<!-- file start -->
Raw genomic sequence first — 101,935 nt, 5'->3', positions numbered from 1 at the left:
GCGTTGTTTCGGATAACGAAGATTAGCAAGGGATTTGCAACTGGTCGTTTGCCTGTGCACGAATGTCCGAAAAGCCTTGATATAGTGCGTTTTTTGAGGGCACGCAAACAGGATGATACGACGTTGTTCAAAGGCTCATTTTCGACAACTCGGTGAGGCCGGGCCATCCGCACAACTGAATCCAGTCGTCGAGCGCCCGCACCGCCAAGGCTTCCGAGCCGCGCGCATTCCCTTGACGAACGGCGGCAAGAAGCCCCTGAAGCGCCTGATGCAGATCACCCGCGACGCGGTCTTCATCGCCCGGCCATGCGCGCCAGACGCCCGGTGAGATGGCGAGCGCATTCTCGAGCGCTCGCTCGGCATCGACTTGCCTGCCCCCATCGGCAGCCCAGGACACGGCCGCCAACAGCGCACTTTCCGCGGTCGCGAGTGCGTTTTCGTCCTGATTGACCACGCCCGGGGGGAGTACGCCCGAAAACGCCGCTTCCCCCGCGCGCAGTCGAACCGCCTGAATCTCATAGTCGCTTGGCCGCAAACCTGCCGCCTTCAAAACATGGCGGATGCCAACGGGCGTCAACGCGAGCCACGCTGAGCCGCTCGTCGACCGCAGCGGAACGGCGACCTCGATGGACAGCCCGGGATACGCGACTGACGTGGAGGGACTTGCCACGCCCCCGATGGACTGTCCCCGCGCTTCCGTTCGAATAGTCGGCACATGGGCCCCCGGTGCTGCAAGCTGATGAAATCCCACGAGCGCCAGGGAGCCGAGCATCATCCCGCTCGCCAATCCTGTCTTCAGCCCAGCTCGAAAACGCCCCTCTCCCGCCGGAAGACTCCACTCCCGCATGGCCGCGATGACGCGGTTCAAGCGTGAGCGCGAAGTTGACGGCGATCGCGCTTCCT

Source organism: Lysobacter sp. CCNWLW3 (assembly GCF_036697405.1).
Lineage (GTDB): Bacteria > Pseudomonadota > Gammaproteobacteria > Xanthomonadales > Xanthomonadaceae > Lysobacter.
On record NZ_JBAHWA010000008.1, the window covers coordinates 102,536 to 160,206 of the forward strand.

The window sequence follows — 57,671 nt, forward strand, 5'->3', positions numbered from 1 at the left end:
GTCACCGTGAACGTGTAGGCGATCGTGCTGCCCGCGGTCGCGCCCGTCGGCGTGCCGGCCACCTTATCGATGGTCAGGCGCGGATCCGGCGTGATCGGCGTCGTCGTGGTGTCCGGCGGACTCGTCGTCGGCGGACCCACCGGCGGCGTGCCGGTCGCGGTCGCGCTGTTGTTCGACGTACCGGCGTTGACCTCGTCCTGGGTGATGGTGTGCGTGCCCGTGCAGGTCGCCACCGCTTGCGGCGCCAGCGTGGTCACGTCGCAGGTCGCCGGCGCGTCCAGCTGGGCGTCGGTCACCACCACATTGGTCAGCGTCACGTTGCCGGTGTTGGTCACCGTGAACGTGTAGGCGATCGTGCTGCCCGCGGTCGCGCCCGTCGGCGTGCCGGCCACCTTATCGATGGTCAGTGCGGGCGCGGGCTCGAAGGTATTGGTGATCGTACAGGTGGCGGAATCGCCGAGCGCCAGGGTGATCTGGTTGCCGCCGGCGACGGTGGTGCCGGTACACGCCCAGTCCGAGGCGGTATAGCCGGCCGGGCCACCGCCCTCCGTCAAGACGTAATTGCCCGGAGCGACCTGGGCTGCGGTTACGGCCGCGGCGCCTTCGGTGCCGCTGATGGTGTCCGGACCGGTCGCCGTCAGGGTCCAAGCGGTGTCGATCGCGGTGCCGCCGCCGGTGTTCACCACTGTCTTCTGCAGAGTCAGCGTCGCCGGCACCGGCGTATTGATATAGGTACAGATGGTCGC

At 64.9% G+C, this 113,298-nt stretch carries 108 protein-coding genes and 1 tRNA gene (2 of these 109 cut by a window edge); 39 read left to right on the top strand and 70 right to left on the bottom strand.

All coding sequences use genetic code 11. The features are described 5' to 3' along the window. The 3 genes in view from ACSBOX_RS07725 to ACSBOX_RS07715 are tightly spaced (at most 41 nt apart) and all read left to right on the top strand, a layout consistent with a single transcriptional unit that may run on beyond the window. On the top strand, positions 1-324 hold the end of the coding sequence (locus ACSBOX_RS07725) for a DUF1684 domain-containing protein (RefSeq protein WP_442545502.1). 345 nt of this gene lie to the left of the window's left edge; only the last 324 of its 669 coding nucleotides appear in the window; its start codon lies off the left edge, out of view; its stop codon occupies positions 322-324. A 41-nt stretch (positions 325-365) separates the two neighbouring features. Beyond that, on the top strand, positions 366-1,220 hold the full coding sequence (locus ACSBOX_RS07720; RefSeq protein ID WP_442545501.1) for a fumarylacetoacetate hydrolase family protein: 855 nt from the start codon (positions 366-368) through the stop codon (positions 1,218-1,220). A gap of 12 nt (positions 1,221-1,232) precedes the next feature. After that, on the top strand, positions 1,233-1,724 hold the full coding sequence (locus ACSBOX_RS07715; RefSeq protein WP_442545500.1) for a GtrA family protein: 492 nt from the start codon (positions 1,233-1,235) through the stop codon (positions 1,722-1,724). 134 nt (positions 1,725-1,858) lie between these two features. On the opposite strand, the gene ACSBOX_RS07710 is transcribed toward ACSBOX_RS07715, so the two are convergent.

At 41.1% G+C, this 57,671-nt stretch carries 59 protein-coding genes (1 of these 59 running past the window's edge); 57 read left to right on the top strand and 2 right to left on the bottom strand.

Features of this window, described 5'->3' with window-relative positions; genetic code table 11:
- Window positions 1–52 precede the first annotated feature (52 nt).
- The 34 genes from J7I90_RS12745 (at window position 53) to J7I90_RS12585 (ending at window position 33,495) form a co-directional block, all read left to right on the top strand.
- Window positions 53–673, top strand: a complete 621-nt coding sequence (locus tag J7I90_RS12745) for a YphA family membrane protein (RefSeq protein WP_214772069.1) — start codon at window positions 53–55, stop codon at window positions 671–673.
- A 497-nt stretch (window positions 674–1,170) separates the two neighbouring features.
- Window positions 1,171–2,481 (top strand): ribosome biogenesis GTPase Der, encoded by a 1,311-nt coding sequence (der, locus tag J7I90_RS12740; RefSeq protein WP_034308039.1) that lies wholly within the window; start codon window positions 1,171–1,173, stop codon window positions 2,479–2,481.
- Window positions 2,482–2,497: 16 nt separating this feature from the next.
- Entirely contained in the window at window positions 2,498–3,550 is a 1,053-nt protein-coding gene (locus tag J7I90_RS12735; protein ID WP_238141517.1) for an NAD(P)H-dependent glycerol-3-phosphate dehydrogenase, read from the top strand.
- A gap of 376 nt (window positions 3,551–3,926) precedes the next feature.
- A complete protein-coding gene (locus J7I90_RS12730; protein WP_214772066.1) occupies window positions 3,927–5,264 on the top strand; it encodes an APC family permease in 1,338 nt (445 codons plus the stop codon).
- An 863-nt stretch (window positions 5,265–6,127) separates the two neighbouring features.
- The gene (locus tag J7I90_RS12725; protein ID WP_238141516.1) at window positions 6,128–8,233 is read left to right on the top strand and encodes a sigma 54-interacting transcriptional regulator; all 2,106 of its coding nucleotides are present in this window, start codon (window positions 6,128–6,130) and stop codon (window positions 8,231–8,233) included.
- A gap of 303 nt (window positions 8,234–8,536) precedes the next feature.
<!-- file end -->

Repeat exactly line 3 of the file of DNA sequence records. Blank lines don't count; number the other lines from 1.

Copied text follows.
Source organism: Lysobacter sp. CCNWLW3 (assembly GCF_036697405.1).